Norman Bissell
Luath Press, £12.99
Review by Alastair Mabbott

IT must have been disheartening for Norman Bissell, typing away on the Isle of Luing, to discover that an Australian author, Dennis Glover, was bringing out a book with an almost identical premise to his own: a novel based on the last few years of George Orwell’s life, culminating in the writing of Nineteen Eighty-Four at the farmhouse of Barnhill on Jura. Obviously, the two books share much common ground, with several incidents being depicted in both (Bissell’s version of the overturning boat at Corryvreckan, for instance, being by far the more dramatic), but they complement each other, and both have their merits.

Glover goes back further into Orwell’s past, including the action he saw in the Spanish Civil War, and is more concerned with the genesis of Nineteen Eighty-Four, while Bissell fills out and explores more deeply Orwell’s character and his relationships with those around him. It’s a very believable portrayal, digging beneath the surface of a man who could be awkward, opinionated and intransigent in an attempt to see what made him tick.

His problematic love life is a major thread, and entire chapters are given over to the recollections of Sonia Brownell, who married Orwell shortly before his death, as she might have recounted them in 1980. Bissell writes a scene in which Orwell returns home to his first wife Eileen from a tryst with Tribune colleague Sally McEwen, when he “dropped his drawers and carefully washed his privates with carbolic soap”, a line bleak enough for Nineteen Eighty-Four itself. After Eileen dies during what should have been a routine operation, he clumsily pursues several women, lunging without warning or proposing at the drop of a hat, desperate to fill the gap left by his wife’s death.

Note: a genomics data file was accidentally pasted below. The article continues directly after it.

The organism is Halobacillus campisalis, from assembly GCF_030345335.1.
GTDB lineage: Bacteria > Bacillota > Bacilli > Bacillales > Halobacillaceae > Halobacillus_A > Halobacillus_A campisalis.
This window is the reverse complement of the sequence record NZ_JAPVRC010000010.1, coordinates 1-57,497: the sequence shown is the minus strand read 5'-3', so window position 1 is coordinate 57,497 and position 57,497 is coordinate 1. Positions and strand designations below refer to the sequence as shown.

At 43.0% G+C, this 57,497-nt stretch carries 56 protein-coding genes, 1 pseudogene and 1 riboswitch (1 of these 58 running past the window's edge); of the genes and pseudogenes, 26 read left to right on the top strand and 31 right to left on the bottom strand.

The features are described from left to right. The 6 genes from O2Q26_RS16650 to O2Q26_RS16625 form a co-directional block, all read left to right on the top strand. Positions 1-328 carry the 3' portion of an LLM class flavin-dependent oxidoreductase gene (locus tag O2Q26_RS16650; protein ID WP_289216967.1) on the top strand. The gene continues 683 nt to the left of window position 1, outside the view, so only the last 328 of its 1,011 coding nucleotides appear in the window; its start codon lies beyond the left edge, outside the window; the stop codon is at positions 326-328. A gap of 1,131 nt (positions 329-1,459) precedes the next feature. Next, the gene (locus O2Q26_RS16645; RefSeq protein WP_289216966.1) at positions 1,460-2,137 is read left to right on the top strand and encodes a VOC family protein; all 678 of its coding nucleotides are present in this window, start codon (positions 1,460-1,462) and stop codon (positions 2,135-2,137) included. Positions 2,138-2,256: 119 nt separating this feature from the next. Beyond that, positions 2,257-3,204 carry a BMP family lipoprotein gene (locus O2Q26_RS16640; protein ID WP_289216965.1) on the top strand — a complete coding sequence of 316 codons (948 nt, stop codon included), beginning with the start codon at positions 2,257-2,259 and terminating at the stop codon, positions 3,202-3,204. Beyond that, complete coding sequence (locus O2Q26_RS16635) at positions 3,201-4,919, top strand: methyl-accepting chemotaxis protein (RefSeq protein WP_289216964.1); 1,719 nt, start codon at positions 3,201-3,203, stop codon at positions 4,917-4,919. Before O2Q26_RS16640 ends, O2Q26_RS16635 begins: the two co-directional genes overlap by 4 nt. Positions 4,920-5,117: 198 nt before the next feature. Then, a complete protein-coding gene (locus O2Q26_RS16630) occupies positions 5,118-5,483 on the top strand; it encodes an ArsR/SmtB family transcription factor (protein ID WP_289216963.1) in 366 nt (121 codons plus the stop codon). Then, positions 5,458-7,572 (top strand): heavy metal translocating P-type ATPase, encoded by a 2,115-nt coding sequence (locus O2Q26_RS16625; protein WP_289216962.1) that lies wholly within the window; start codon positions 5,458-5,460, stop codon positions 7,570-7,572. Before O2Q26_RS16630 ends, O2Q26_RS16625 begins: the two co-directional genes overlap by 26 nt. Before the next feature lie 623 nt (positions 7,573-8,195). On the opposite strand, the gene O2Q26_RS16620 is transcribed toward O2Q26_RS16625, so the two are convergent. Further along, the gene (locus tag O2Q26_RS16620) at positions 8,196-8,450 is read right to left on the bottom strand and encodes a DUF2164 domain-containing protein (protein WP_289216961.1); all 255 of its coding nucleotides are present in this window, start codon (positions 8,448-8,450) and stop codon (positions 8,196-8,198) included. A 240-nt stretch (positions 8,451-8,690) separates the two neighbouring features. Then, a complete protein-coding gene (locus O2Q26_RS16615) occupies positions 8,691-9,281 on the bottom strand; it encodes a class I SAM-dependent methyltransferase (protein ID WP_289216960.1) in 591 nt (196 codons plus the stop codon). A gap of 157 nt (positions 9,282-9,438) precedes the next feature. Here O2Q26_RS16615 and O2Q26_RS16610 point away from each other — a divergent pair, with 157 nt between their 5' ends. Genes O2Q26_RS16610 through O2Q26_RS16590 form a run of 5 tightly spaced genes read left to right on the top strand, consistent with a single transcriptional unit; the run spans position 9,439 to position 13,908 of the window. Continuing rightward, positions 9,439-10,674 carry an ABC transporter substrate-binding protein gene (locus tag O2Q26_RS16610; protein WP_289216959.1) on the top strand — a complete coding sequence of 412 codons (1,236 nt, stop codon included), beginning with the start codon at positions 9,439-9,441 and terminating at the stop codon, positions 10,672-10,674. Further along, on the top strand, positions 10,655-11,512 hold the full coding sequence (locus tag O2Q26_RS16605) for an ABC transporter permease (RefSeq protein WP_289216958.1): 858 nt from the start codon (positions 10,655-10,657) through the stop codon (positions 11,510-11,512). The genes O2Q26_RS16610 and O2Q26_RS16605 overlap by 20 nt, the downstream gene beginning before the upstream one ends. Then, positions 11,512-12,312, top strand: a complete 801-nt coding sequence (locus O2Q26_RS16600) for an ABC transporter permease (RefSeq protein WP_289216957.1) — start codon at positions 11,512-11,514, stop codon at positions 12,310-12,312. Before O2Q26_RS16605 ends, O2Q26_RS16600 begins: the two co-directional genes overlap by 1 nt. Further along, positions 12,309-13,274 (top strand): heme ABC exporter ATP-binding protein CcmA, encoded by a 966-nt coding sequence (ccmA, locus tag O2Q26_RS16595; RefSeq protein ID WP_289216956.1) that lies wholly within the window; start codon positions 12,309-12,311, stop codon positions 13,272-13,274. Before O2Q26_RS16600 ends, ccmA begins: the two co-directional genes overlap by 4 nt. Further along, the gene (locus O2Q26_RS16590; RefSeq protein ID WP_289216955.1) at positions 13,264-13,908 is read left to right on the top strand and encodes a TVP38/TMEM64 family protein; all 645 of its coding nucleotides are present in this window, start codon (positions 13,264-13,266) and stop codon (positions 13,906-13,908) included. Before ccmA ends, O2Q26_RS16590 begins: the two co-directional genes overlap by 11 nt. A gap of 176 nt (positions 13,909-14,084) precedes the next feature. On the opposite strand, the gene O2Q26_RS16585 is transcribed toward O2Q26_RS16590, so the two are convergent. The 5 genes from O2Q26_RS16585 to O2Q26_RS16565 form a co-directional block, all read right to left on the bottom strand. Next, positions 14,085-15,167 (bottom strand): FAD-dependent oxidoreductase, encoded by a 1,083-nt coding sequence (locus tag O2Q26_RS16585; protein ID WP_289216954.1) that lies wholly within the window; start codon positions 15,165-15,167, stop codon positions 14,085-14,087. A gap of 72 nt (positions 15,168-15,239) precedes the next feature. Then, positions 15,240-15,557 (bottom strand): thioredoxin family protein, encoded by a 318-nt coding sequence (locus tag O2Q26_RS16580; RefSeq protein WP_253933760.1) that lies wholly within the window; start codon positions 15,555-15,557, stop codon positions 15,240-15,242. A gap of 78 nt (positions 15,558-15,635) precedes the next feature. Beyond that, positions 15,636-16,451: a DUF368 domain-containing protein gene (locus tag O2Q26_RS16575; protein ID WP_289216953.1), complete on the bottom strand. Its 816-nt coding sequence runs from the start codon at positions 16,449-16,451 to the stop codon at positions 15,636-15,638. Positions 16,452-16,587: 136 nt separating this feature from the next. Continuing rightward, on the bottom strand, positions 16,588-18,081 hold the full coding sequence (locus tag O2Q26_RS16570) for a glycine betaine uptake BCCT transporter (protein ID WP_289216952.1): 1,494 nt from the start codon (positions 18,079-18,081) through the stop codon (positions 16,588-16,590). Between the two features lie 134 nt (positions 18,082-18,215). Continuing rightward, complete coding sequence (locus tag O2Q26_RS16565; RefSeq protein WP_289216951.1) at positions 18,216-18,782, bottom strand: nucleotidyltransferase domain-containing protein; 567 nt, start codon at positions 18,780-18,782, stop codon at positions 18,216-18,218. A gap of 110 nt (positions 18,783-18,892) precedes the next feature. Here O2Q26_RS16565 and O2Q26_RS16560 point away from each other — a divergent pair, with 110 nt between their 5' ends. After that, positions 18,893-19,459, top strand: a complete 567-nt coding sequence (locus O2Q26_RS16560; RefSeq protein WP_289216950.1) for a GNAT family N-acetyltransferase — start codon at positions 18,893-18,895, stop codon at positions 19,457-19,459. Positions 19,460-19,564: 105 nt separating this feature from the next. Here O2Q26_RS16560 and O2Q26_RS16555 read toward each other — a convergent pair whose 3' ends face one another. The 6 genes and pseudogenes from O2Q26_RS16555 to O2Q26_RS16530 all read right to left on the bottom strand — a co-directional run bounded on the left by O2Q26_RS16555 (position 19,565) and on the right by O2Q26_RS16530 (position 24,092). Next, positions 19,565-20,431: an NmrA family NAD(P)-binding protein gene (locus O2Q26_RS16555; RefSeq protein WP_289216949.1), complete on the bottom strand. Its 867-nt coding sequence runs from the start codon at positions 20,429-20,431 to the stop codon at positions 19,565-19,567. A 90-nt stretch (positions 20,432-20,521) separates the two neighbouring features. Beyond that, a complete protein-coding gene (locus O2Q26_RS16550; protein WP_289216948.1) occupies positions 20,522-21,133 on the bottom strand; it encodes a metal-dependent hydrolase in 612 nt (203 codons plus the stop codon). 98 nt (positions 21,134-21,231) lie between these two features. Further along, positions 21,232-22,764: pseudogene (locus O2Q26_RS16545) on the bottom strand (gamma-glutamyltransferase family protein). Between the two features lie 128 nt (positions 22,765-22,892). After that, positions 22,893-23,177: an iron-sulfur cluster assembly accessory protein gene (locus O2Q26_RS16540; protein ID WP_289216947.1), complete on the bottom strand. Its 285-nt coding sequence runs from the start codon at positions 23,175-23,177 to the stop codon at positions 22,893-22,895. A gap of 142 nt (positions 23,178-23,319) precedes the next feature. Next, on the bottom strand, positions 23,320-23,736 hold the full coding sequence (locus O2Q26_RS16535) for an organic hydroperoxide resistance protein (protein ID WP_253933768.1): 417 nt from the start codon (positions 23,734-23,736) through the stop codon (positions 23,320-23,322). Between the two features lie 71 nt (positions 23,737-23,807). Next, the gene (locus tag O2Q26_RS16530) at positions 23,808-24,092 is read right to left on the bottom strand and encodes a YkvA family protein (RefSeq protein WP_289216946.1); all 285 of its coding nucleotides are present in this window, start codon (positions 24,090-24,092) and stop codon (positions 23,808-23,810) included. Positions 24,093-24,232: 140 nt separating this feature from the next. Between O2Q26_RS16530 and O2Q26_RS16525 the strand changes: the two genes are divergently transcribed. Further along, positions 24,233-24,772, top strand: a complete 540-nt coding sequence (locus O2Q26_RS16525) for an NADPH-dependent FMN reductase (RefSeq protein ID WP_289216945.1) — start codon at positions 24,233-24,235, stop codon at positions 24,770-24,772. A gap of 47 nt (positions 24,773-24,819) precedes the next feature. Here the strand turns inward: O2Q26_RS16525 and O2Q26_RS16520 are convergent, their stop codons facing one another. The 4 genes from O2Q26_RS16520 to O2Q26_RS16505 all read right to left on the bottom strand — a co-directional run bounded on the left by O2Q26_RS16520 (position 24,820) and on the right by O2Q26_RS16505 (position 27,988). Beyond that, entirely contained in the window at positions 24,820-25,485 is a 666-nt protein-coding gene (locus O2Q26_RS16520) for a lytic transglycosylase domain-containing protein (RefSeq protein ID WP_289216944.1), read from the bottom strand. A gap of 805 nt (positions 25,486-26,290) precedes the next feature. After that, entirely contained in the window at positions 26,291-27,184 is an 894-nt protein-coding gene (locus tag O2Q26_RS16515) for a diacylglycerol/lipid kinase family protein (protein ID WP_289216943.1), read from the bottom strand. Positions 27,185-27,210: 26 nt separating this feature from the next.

But what Bissell takes the greatest care to affirm are Orwell’s devotion to his adopted son Ricky and his sense of himself as a country boy at heart. The writer is never happier than when planting vegetables and cutting peat on Jura, even at some risk to his health. He feels that Barnhill will give Ricky the healthy outdoor upbringing he had enjoyed and to which he yearned to return. Bissell also evokes the suspicion and treachery of the Cold War persuasively enough for Orwell’s habit of sleeping with a gun at his side to seem less a symptom of paranoia than a reasonable precaution.

Bissell concocts a memorable segment in which a stranded Orwell spends Hogmanay in Glasgow, an experience which thaws his Eton-bred snobbery towards the locals. It reads awfully like the kind of response the author would like Orwell to have had, rather than one based on any writings he left behind. But it’s a good set-piece all the same, and justifies its length. Sometimes, Bissell’s signposting is distractingly obvious (“But are you saying they act like a kind of thought police?”), but Orwell musing, after finding out that he had been quoted by both Goebbels and Churchill, that “perhaps he should invent some more phrases” is a knowing and funny enough line to make up for it.